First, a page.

He subsequently signed with Page 305 (Page Parkes Modeling Agency), a modeling agency in Miami.
He was cast by Al David for Vogue magazine and soon after appeared in campaigns for Abercrombie & Fitch, Nautica, Dolce & Gabbana, American Eagle Outfitters, and Emporio Armani.
He was picked as one of Tear Sheet magazine's "50 Most Beautiful Faces" of October 2001. In 2008, Tatum co-starred in director Kimberly Peirce's film Stop-Loss, about soldiers returning home from the Iraq War, and in director Stuart Townsend's film Battle in Seattle, about the 1999 protest of the World Trade Organization meeting in Seattle.
Tatum and Dito Montiel, who worked together on A Guide to Recognizing Your Saints, reteamed on the action drama Fighting for Rogue Pictures.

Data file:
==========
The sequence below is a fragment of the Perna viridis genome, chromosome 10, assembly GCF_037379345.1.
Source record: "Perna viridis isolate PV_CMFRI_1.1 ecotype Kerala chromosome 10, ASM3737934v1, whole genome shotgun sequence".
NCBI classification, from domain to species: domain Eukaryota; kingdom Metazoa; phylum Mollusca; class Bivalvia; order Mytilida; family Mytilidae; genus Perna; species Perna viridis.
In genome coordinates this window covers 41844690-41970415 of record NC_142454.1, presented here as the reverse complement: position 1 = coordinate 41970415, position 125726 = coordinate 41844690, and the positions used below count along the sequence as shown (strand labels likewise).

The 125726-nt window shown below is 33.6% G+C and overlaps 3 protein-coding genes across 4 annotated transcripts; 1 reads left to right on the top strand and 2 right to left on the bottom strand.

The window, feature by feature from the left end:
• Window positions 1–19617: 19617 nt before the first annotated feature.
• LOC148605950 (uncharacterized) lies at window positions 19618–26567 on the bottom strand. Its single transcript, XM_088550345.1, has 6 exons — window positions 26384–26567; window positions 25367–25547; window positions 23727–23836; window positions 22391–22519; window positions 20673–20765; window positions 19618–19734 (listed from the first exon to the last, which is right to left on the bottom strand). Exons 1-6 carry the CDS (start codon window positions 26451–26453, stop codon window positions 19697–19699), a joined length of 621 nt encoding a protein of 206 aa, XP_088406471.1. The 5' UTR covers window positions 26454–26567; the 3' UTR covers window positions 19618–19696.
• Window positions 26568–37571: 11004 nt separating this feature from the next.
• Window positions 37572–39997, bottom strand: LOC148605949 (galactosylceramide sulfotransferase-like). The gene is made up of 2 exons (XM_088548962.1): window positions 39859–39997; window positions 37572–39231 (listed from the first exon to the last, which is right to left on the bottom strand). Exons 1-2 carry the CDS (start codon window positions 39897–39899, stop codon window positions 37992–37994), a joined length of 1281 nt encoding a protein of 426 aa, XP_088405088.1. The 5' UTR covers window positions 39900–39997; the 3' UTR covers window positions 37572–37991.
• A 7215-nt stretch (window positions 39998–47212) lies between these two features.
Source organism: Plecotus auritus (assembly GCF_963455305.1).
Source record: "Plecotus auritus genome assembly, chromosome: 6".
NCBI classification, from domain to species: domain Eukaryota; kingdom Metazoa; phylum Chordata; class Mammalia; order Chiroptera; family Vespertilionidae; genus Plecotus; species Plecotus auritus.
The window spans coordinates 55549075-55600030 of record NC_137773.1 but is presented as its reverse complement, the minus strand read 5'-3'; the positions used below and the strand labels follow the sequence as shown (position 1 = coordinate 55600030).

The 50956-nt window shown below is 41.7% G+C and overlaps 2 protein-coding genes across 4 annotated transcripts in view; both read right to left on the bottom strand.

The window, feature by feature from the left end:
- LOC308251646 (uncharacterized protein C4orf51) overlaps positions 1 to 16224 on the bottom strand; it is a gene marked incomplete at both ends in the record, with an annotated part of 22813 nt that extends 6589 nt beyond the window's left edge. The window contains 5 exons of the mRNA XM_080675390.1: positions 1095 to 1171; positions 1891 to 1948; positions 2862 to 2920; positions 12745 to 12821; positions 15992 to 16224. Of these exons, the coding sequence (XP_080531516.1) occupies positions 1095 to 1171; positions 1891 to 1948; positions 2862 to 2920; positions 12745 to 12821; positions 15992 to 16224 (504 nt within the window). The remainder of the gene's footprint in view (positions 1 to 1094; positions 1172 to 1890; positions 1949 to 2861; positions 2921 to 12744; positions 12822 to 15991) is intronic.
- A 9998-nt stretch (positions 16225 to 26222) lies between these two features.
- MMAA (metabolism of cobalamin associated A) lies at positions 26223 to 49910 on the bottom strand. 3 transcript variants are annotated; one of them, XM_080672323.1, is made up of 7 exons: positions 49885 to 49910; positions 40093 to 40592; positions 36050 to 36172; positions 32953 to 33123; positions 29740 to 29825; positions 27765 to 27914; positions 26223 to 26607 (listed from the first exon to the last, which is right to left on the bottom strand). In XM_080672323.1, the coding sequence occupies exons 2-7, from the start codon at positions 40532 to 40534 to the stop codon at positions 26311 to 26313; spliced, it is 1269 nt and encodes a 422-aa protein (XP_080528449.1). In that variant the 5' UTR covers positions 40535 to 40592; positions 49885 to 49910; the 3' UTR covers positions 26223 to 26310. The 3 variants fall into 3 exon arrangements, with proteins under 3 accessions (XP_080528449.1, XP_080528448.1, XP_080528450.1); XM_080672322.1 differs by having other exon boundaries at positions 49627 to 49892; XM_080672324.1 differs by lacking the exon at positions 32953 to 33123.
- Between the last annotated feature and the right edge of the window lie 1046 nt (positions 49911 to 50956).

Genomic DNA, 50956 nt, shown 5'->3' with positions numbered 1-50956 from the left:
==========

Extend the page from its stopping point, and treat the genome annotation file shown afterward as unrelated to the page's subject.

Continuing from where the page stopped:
Tatum starred as Sean Mc Arthur, a young man who scrapes up a living scalping tickets in New York City. Joe: The Rise of Cobra, Paramount Pictures' live-action film based on the popular Hasbro action figures.
Tatum next appeared in writer/director/producer Michael Mann's 2009 crime drama Public Enemies, playing the 1930s American gangster Pretty Boy Floyd. He was initially reluctant to take the role as he feared the movie would glorify war; however, he overcame his reluctance after reading the script.
Tatum made his film debut in the drama film Coach Carter (2005). His other films include She's the Man (2006), The Dilemma (2011), White House Down (2013), the drama Foxcatcher (2014), The Hateful Eight (2015) and Hail, Caesar! Athletic while growing up, he played football, soccer, track, baseball, and performing martial arts; he has said that "girls were always [his] biggest distraction in school." As a child, he practiced wuzuquan kung fu.
His breakthrough role was in the 2006 dance film Step Up, which introduced him to a wider audience. Tatum spent most of his teenage years in the Tampa area, and initially attended Gaither High School.